I smile to myself as I find “characters” everywhere, on this job. Miguel, another driver who moves from job to job, is friendly and colorful. The “F” word is a constant in his dialogue: a noun, adjective, adverb, verb—go figure. I’m relieved when he uses a different descriptor occasionally. Pedro, a veteran driver, smiles and likes to give advice, or argues a bit. Leroy, a Navajo who was switched early on from the potato sorting to a truck, drives well and appears to relish his supposed promotion.

During one break, I interview the Navajo women. They’re hesitant but cooperative with my curiosity. “Do your children learn your language? Native spirituality and tradition?”

Yes and no, they say. They can get both in a Navajo class in school, but many of them are not interested in speaking Navajo. The women and their families are part of a Methodist Church and read the Bible at night with their children. When I suggest a group picture, they decline. Later I learn, some Navajos believe being photographed can steal your soul away.

Inside the warehouse I visit with Albert, 33, a mild mannered Navajo man with an easy smile. A skilled worker, Albert worked his way up the line from sorter to truck driver to unloader, and now is virtual warehouse chief. He eyes the 40 foot high and 30 foot wide stack of spuds. Everything here is moved with a hand held pilot that directs the auger and conveyer boom right, left, up and down, extends and shortens it.

His piece is just one of about 15 pieces of large equipment that I counted in this operation. Teri and Jon have much invested in the farm, which Jon and his brothers took over when their father called it quits. “I think I can do this for about five more years,” Jon says. Teri does all the bookkeeping, handles the employees, and is a general “go-for” for everything. They’re raising two daughters from their business—Lindsey, 21, is in college at CSU, and Heather, 17, is an athlete at Sangre de Cristo High School.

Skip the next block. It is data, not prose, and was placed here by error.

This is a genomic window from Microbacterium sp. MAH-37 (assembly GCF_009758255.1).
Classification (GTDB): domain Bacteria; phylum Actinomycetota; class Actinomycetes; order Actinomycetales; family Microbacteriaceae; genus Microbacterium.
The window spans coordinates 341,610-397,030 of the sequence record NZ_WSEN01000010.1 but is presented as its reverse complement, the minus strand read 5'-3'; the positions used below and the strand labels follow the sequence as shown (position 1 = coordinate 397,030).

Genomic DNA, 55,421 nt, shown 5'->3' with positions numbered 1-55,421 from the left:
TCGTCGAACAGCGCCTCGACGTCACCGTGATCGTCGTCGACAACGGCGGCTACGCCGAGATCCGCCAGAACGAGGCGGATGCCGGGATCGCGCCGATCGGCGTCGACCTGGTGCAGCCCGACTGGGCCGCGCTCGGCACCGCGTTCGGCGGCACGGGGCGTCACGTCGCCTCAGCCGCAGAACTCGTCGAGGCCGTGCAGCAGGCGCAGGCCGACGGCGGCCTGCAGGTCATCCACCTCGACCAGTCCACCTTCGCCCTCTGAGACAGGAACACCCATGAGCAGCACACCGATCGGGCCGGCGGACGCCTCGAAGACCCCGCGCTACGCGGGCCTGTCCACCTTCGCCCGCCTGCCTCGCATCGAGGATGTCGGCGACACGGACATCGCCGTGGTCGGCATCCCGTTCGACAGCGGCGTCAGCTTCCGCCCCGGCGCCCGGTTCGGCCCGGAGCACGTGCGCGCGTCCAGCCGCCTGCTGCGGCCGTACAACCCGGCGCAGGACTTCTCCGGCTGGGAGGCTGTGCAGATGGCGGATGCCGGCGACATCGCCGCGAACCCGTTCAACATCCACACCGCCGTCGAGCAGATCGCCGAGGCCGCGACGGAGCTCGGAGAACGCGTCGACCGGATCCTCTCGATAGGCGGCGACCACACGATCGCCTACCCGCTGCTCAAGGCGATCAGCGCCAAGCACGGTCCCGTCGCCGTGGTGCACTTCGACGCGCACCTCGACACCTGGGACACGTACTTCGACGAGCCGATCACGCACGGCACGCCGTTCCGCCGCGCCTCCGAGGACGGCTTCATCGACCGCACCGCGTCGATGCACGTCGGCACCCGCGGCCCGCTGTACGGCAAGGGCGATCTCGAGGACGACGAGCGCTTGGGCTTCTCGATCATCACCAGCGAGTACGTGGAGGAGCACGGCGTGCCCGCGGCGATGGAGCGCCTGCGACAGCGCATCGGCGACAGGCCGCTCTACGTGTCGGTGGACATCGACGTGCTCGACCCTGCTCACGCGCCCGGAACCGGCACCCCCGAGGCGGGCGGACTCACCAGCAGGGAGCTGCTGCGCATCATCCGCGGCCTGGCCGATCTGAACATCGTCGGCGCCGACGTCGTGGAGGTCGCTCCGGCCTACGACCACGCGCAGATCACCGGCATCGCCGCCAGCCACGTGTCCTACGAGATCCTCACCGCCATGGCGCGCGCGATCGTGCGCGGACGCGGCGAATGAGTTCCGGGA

The only down time is a few months when the irrigation system is quiet, but then these two parents are on the go following their daughters’ many activities. Stress presses on Jon and Teri, and so many other farmers, as they try to reduce water use, keep up with mounds of paperwork, and pray their lifestyle will not be squelched by the lengthy drought.

Farming is indeed a business. Nonetheless, for me it’s still a romantic experience. From this brief return to my old love, I’ll remember the millions of Golden Sunburst and trillions of Norkoth potatoes I’ve helped harvest. I hope I’ve learned to appreciate this abundance a bit more. Between pink sunrises and golden sunsets, I’ve had some moments to contemplate, to watch the light illuminate the ordered landscape, the farmers’ handiwork.

One can either stand in awe of the abundance that’s given, or worry over cents and dollars and profits and markets, as we must. But in the end, I still like to feel it’s all about people and pieces and the precious Earth.

“Beauty is before me, and beauty is behind me. Above and below me hovers the beautiful”. (A Navajo prayer)